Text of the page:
Being Christian in an Arab-Islamic World

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The Jesuit Center in Amman, Jordan was founded in 1989. The purpose of the Jesuit Center would be to help the Arab Christians of Jordan within the traditional churches (Roman, Greek Catholic and Greek Orthodox) to mirror about their faith and to deepen their life with God. The current political climates show how there’s still a great requirement for both this reflection and deepening.

In general these two areas could be described as theological and spiritual. In the Arab-Islamic religious culture, there is little change depth with regards to reflection and interiority. This cultural characteristic describes the Christians around the Muslims. We have often asked ourselves the way we should enter this culture and try to expand or deepen it. The key reason we believe we have something to give here’s that with no developed reflection and interiority the Arab world is not able and will not have the ability to cope with the onslaught of the modern world especially the Western world upon its culture.

To be considered a Christian in an Arab-Islamic world particularly in the Middle East is both a challenge as well as an opportunity. It is a challenge because Christians try to live their beliefs, values and convictions which sometimes may not fit fully using their societies. Unfortunately, political disagreements, renewing regimes, the rising of Salafis are new events both Christians and moderate Muslims have to address seriously within the coming future.

Christian values such as love, forgiveness and loving ones neighbor are in stake. Just how can Christians love those who hate them? Just how can they accept people who deny their to live? As things get worse those questions will arise and be questioned more and more. On the other hand, to be a Christian within this chaotic atmosphere is an opportunity. High is a lack of love and stability, the need for getting those values back becomes urgent. There’s a famous Arabian saying: “Only in the darkest night would you discover the importance of the full moon.” I think the role in our Center is to bring the light of Jesus to those who’re still living their darkest nights. Spiritual nights, intellectual nights, financial crisis nights; they need to be illumined through the touch of God and that we, in the Jesuit Center, can be the tool of God’s touch.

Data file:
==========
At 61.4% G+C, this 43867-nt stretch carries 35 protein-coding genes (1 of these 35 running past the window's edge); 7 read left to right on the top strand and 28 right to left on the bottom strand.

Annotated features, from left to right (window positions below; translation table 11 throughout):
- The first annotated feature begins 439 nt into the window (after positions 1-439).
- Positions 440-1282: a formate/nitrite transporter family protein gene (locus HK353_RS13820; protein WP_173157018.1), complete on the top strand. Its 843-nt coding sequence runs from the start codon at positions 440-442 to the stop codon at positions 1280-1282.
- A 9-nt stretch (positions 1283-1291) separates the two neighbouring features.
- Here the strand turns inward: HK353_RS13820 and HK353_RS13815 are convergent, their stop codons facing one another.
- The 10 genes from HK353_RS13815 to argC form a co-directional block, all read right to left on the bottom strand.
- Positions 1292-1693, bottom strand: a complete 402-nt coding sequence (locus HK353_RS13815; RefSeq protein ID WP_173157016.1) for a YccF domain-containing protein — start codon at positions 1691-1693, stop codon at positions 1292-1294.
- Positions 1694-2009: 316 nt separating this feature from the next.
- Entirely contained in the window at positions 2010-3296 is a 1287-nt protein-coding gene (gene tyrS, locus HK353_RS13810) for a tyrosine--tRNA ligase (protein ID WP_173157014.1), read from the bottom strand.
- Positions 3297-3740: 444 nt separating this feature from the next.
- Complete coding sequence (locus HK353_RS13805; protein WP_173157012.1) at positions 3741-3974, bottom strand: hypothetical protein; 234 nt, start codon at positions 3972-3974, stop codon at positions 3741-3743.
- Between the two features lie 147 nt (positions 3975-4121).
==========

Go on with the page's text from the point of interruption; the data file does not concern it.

Christians in Jordan have been in an energetic relationship using their Muslims counterparts. This interaction leads into dialogue on different levels: Everyday life dialogue, Beliefs Dialogue and Human dialogue. Within our workshops we try to address those three levels. Exactly what does it mean to be a human?

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